Appearances don't matter
The 2003 revisions to the code of conduct -- which came under considerable attack from judges across North Carolina at the time, as University of North Carolina Law School professor Jon McClanahan notes in this article -- did more than just address judicial campaigning.
They eliminated an overarching and critical standard governing judicial behavior, the caution that a judge avoid the "appearance of impropriety" in all of his activities -- making North Carolina one of only two states that lack that standard.
As revised, the code states simply that a judge must "avoid impropriety" in all of his activities.
The code also sets forth some specific examples of when a judge -- if asked -- should step aside in a case.
For example, a judge should excuse himself if he has a personal bias against a party in a case, if he has a financial interest in the outcome of a case, or if he has had some personal involvement in the facts giving rise to the case.
But none specifically address situations arising from the receipt of campaign contributions -- and it is in that area, from the public's perception, that "appearances" matter.
The code does require a judge to disqualify himself whenever his "impartiality may reasonably be questioned." That determination, though, is problematic because it turns in large part upon a judge's own assessment of bias.
The "appearance of impropriety" standard, on the other hand, serves as a check on that judicial self-reflection because it incorporates the interests of those to whom elected judges are accountable -- their electorate.
Whether judges here even consider appearances anymore is unknown, given the dearth of judicial recusals in recent years and the lack of written guidance handed down by the court on the subject.
As far as can be ascertained, there have been very few, if any, recusals on the Supreme Court based upon impartiality or impropriety.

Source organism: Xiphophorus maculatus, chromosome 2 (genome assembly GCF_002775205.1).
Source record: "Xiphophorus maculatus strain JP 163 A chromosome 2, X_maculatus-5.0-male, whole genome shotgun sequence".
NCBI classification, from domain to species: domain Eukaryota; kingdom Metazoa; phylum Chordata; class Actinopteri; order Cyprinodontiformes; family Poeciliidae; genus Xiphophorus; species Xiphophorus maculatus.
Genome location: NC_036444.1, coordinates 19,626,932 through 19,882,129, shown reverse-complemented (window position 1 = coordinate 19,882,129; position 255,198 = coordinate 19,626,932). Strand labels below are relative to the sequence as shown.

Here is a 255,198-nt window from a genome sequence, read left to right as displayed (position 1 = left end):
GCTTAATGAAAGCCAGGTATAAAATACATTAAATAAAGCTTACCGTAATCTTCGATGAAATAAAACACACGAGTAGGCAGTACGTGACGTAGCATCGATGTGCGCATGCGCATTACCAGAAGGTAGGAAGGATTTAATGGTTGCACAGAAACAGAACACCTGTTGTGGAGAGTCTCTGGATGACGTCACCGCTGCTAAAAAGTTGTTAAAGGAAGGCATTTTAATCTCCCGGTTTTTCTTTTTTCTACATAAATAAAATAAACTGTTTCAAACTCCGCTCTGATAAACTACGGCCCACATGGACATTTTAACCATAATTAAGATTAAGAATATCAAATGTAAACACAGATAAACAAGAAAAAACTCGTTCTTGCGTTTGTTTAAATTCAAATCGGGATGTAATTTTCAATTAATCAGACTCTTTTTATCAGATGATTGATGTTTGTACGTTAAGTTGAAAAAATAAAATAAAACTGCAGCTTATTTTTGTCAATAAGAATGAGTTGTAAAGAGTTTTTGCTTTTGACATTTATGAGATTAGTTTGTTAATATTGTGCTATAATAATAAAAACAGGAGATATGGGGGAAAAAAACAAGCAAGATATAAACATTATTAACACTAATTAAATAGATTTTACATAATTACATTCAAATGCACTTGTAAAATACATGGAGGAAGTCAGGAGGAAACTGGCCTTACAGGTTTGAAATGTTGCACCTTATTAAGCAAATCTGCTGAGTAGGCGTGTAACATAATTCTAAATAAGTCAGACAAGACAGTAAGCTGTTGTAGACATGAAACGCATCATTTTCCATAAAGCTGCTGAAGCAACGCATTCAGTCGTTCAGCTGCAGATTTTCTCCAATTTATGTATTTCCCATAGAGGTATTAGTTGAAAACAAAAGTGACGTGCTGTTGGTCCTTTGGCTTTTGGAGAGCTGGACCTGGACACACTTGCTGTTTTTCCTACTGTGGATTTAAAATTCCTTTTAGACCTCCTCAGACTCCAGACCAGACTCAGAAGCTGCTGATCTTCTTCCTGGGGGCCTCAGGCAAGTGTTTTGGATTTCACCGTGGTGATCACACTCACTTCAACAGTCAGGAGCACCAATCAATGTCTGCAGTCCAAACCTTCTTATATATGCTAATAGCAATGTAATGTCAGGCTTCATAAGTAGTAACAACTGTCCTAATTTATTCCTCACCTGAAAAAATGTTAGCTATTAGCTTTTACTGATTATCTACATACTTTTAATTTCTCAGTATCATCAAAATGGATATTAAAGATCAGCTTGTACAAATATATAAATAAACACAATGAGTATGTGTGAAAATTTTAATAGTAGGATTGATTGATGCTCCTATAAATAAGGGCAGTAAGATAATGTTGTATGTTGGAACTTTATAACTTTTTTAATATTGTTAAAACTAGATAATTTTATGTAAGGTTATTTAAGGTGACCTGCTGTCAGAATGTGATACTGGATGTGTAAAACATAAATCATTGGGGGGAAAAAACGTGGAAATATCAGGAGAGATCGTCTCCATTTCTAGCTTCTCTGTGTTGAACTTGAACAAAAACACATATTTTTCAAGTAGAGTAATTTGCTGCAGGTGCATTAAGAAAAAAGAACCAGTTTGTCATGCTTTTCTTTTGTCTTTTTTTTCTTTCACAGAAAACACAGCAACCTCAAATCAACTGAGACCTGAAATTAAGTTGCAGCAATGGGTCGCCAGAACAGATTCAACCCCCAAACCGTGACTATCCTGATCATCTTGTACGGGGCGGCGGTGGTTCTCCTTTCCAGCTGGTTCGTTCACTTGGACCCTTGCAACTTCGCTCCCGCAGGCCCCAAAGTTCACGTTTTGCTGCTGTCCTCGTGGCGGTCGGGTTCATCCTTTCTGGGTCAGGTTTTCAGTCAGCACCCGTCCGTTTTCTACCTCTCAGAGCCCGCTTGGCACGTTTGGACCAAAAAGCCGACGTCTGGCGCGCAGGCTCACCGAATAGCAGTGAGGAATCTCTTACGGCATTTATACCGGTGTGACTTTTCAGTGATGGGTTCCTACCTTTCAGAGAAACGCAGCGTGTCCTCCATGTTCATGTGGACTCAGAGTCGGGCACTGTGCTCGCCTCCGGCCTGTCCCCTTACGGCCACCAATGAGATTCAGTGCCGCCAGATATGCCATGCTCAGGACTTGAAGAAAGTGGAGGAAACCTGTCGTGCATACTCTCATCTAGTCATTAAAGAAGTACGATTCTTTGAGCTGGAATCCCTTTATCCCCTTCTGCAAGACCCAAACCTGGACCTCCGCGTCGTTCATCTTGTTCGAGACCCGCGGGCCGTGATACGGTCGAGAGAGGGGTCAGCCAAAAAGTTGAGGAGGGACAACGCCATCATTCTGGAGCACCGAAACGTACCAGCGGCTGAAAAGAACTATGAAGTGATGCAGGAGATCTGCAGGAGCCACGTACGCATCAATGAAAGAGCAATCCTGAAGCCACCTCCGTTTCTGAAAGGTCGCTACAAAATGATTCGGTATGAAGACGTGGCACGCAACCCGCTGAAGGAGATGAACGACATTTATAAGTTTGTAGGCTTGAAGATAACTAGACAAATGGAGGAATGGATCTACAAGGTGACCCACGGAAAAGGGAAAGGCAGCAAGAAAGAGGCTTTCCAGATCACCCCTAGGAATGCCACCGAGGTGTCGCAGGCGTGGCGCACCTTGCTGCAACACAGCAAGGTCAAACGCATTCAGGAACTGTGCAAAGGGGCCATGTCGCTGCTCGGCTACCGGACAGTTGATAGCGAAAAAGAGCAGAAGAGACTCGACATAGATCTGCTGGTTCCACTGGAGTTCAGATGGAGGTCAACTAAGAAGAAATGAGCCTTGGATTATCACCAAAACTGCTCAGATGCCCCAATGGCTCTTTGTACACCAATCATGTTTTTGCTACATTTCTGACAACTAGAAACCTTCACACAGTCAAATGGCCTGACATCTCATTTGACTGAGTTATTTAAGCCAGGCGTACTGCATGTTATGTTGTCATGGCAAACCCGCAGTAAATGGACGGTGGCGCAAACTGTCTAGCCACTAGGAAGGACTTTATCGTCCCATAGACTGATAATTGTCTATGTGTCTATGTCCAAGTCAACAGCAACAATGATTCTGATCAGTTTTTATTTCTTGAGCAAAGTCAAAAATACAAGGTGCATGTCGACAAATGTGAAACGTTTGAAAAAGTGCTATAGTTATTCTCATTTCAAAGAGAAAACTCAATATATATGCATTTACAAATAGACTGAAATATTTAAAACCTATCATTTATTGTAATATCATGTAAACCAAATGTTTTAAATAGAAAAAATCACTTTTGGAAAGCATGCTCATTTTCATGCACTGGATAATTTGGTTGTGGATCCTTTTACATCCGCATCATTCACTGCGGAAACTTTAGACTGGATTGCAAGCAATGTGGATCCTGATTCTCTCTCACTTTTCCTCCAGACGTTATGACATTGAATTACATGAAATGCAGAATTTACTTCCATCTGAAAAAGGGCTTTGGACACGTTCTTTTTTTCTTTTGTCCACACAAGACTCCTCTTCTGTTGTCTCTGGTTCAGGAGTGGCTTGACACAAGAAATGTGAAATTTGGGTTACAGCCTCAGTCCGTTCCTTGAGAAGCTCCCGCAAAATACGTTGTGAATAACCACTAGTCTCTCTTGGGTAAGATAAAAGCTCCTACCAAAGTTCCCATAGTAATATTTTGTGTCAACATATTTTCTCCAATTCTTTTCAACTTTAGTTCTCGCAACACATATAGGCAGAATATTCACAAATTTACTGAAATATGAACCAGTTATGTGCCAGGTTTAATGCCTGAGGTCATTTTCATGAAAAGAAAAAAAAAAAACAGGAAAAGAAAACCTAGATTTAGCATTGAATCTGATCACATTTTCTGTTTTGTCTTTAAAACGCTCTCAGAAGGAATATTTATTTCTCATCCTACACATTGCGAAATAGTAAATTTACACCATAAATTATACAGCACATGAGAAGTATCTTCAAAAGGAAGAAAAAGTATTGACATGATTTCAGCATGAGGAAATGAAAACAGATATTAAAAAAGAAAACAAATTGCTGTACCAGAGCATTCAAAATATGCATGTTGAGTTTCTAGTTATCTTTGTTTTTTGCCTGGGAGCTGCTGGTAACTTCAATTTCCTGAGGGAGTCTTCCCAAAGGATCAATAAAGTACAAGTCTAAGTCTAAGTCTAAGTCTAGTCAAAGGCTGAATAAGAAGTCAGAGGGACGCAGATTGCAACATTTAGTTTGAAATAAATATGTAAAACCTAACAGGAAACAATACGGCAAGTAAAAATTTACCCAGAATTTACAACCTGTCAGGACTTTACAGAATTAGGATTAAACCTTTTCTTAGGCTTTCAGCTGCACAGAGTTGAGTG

To date this year, in 28 cases that have resulted in written opinions, only Justice Cheri Beasley recused herself, four times -- most likely either because she sat on the Court of Appeals panel that heard the case below or because -- as the newest member of the court, she did not participate in hearing the case once it reached the Supreme Court. (Reasons for the recusal are not stated).
In 2013, Beasley's first full year on the court, she recused herself 31 times in the 63 cases that resulted in opinions (followed only by Justice Barbara Jackson in five cases and Justice Robin Hudson in one).
In 2012, in the 59 cases that led to opinions, only Justice Jackson recused herself, once.
And in 2011 it was all Jackson, in her first year on the court, who recused herself in 14 of 38 cases.
Flunking on recusal
So what happens when a campaign contribution raises eyebrows and calls into question a judge's impartiality?
Most often, as McClanahan notes in his review of recusals in the absence of an "appearance of impropriety" standard, parties in a case will have to ask the judge to step aside:
North Carolina Code permits a judge to recuse himself or herself "on the judge's own initiative." But there is nothing in the Code that requires -- or even encourages -- that a judge consider whether recusal is appropriate absent a motion. Given that judges overwhelmingly think of themselves as being personally immune to bias, it is unlikely that they would consider whether recusal was appropriate sua sponte.